moved on to other tactics. Early on it was decided that the Mississippi offered the best path for
Union forces to attack and split the Confederacy in half. After the loss of Fort Henry and Fort
Donelson in February 1862, the South realized how hard it would be to defend such a wide area
and evacuated Nashville, Tennessee. On April 6 and 7 the Battle of Shiloh was fought near Fort
Henry at the docking point called Pittsburg Landing. This battle proved to be the largest battle in
American history with over 100,000 men--1,700 of which died and 8,000 wounded-- but it
opened up an import Union position which later allowed the Union to split the Confederacy. The
Campaign to take Vicksburg, Mississippi, a stronghold halfway between Memphis and New
Orleans, set on high bluffs with powerful batteries and a swamp to the north, was an important
campaign for the Union because it would split the Confederacy in half and later proved to be one
of General Grant's greatest achievements. This was not an easy campaign, taking more than a
year in all. First ironclads were sent down the Mississippi to subdue Confederate batteries (MayJune 1862), then General Sherman attempted to take the city by land (December 1862), and
finally Grant tried to cut a canal to divert the river from Vicksburg (February-March 1863).
When all of these failed Grant made a move to get his men to higher ground behind enemy lines.
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To get to this, Grant had to move his 40,000 men south to Bruinsburg, where they crossed the
river with the help of Admiral David D. Porter's fleet. Grant then continued to move his army
northeast, leaving their supply lines, and on May 2nd took Port Gibson, and by May 3rd they
reached Grand Gulf. Here they stopped General Joseph E. Johnston and his army from going to
aid Vicksburg, and forced the retreat of troops from Vicksburg, led by General John C.
Pemberton, back to the city. On May 18th Grant's forces arrived at the rear of Vicksburg, where
Pemberton's 30,000 troops were located, and after two failed advances, Grant strategically
planned to block off all access to the city. By June, Confederate forces were running short on
food and ammo, and on July 4th Pemberton surrendered the city. This surrender, combined with
the victory at Gettysburg only a day before, greatly increased the moral of Union troops.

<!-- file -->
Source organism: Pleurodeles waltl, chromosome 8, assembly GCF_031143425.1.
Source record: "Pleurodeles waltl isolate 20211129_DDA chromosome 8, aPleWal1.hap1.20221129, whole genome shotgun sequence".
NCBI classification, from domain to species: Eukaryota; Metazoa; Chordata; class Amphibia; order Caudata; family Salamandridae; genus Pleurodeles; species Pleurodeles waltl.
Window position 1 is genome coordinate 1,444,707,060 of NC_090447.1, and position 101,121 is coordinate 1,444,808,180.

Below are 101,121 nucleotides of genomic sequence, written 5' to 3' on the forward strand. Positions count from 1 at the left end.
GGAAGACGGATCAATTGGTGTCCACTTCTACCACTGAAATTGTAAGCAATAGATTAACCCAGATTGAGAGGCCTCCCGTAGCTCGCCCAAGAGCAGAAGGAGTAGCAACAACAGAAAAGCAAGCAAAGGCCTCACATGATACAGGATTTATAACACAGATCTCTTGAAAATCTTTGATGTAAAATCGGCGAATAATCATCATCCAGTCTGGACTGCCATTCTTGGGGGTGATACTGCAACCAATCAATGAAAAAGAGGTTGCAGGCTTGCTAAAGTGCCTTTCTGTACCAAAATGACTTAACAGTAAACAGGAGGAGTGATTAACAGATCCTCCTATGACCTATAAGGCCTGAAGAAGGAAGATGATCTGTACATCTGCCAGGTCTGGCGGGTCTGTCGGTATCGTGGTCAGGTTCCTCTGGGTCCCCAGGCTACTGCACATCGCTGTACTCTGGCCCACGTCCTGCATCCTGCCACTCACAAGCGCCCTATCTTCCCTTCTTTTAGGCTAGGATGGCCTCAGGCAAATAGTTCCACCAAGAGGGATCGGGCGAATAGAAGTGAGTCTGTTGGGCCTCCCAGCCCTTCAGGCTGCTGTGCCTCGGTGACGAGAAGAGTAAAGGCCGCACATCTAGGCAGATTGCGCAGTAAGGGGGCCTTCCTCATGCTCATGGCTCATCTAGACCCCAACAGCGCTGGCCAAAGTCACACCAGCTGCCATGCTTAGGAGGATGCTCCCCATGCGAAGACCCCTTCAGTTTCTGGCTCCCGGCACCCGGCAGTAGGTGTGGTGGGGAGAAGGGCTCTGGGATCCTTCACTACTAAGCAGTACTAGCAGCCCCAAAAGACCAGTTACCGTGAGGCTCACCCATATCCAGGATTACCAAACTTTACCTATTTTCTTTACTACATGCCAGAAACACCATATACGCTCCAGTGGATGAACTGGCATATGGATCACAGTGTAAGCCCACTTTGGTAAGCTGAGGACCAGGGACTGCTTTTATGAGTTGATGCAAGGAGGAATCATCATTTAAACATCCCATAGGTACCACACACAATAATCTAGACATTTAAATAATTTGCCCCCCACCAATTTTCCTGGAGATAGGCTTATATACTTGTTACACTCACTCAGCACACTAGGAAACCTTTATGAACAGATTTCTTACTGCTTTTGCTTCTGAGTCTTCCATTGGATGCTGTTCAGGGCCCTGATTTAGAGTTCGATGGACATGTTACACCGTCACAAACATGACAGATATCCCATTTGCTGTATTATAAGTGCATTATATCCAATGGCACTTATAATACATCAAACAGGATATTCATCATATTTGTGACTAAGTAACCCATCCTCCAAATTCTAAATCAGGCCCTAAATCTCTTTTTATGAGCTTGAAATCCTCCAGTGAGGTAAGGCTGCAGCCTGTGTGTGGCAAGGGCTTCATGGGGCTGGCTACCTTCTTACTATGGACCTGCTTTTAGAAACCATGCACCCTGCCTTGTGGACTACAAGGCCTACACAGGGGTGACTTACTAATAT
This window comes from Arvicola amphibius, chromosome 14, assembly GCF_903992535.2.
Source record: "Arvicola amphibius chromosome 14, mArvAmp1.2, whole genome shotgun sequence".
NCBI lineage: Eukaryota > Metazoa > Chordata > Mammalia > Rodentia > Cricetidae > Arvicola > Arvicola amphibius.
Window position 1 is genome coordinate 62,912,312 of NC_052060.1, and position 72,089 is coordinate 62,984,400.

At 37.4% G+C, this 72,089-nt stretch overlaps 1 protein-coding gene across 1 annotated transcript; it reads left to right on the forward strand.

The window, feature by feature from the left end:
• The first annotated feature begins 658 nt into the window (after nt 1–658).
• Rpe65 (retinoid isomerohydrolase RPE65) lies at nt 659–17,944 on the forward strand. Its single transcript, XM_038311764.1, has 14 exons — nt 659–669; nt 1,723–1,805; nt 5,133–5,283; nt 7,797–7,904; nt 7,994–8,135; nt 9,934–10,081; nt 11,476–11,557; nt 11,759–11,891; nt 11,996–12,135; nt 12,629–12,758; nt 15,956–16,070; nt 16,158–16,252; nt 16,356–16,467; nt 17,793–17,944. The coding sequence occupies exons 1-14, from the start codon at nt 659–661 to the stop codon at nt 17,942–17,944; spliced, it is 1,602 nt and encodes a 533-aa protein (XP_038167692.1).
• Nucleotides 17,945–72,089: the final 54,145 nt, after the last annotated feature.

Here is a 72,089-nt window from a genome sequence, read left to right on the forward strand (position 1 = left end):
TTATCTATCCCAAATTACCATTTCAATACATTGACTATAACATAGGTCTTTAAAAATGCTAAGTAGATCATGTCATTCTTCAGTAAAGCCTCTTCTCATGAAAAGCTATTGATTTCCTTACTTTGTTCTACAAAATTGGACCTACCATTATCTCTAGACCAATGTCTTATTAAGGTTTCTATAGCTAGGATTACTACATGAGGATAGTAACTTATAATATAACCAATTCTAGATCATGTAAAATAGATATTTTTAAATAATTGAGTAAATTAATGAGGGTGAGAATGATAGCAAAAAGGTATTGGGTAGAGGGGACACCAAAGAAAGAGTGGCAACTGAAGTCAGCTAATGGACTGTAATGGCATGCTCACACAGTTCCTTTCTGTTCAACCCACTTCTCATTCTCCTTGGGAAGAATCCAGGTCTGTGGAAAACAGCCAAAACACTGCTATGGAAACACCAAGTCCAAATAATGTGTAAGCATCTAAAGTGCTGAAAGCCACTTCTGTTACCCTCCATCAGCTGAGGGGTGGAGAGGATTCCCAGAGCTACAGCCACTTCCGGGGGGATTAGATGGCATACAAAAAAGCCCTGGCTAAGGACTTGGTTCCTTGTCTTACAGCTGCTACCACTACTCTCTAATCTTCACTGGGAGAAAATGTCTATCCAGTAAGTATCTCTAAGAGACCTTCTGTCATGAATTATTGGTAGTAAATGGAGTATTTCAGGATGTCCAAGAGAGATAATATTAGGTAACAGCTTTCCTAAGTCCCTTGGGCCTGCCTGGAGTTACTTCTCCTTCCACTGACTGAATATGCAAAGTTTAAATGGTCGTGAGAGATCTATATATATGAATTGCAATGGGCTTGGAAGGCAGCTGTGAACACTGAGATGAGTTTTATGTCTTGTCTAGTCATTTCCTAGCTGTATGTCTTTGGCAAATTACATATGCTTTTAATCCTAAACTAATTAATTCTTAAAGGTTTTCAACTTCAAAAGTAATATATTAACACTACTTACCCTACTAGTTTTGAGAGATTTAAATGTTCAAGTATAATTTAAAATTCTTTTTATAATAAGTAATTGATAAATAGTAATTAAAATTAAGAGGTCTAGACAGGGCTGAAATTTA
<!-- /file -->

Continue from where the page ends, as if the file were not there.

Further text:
Vicksburg was the last key port on the Mississippi River, which then cut all Confederate states
west of it off from the rest of the Confederacy. Soon following, Petersburg, a strategic defensive
position south of Richmond, was attacked by Union forces in June 1864. After many battles the
Union had suffered many losses, but moral was boosted after the taking of Fort Harrison on
September 29. Many important battles took place in Georgia from May to September of 1864 to
cut off the South's main supply lines. Since Chattanooga, Tennessee and Vicksburg, Mississippi
had already been captured by the North, Atlanta was next on the list, with its railroads, supplies,
and manufacturing centers. General William Sherman also saw this as a strategic location deep
inside Confederate territory that would help bring the war to a quicker end. The Confederates
were led by Joseph E. Johnston, who was later replaced by Lieutenant General John Bell Hood
during July. The Atlanta Campaign consisted of five months of nonstop fighting; most of these
being skirmishes along with nine battles. After a few "seesaw battles," Sherman finally forced
the Confederates to evacuate Atlanta on August 31 to September 1 (Atlanta). By the end of the
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year Lee's forces still commanded the 2 cities, but a lack of supplies and increasing desertion
were beginning to way heavily on the Confederates. After the Battle of Fort Stedman in March
1865, Lee was left with 50,000 men to Grant's 120,000. Grant then drove the Confederate forces
back to inner Petersburg after the Battle of Five Forks on April 1. Lee, realizing the situation he
was now in, sent word to President Jefferson Davis that they could no longer protect the cities
and must evacuate. Soon after evacuation Lee's plan to unite forces with General Joseph E.
Johnston was "thwarted," and Lee surrendered on April 9 (Petersburg).
Finally after four years of nonstop fighting, the North had successfully taken back the
South and brought the war to an end. After reviewing the South’s campaign strategy, the North’s
strategy, and how it actually turned out; it is easy to see why so many were still sore about it for
a while. As Mark Twain put it, the war had "uprooted institutions that were centuries old ...
transformed the social life of half the country, and wrought so profoundly upon the entire
national character that the influence cannot be measured short of two or three generations
(American)." It may even be today that not all the sins of the war have been forgiven.